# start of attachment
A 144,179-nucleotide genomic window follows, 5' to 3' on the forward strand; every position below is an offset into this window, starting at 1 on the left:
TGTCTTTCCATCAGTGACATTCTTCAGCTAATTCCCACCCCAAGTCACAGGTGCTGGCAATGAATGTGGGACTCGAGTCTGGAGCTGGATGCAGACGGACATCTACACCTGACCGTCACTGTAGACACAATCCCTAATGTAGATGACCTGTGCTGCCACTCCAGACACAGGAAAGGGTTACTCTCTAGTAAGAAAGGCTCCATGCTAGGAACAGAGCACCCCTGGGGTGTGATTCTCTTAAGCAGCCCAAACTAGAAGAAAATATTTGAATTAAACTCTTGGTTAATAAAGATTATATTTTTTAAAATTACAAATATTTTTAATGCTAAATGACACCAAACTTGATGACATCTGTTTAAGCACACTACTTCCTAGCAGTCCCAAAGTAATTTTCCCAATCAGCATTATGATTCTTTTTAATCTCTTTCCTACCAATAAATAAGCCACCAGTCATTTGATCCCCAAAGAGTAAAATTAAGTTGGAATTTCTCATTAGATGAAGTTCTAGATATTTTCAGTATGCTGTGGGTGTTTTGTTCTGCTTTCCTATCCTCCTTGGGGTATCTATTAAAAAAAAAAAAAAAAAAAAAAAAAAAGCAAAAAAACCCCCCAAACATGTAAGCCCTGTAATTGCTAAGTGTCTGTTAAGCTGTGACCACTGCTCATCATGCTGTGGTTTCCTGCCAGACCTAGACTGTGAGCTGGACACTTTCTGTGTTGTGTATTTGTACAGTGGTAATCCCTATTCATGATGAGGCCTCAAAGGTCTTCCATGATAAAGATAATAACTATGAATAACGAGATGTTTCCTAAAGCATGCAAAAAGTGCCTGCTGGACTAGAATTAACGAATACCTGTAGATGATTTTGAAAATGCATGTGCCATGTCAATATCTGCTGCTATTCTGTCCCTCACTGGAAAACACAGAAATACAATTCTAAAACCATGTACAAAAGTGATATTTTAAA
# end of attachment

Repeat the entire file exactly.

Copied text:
A 144,179-nucleotide genomic window follows, 5' to 3' on the forward strand; every position below is an offset into this window, starting at 1 on the left:
TGTCTTTCCATCAGTGACATTCTTCAGCTAATTCCCACCCCAAGTCACAGGTGCTGGCAATGAATGTGGGACTCGAGTCTGGAGCTGGATGCAGACGGACATCTACACCTGACCGTCACTGTAGACACAATCCCTAATGTAGATGACCTGTGCTGCCACTCCAGACACAGGAAAGGGTTACTCTCTAGTAAGAAAGGCTCCATGCTAGGAACAGAGCACCCCTGGGGTGTGATTCTCTTAAGCAGCCCAAACTAGAAGAAAATATTTGAATTAAACTCTTGGTTAATAAAGATTATATTTTTTAAAATTACAAATATTTTTAATGCTAAATGACACCAAACTTGATGACATCTGTTTAAGCACACTACTTCCTAGCAGTCCCAAAGTAATTTTCCCAATCAGCATTATGATTCTTTTTAATCTCTTTCCTACCAATAAATAAGCCACCAGTCATTTGATCCCCAAAGAGTAAAATTAAGTTGGAATTTCTCATTAGATGAAGTTCTAGATATTTTCAGTATGCTGTGGGTGTTTTGTTCTGCTTTCCTATCCTCCTTGGGGTATCTATTAAAAAAAAAAAAAAAAAAAAAAAAAAAGCAAAAAAACCCCCCAAACATGTAAGCCCTGTAATTGCTAAGTGTCTGTTAAGCTGTGACCACTGCTCATCATGCTGTGGTTTCCTGCCAGACCTAGACTGTGAGCTGGACACTTTCTGTGTTGTGTATTTGTACAGTGGTAATCCCTATTCATGATGAGGCCTCAAAGGTCTTCCATGATAAAGATAATAACTATGAATAACGAGATGTTTCCTAAAGCATGCAAAAAGTGCCTGCTGGACTAGAATTAACGAATACCTGTAGATGATTTTGAAAATGCATGTGCCATGTCAATATCTGCTGCTATTCTGTCCCTCACTGGAAAACACAGAAATACAATTCTAAAACCATGTACAAAAGTGATATTTTAAA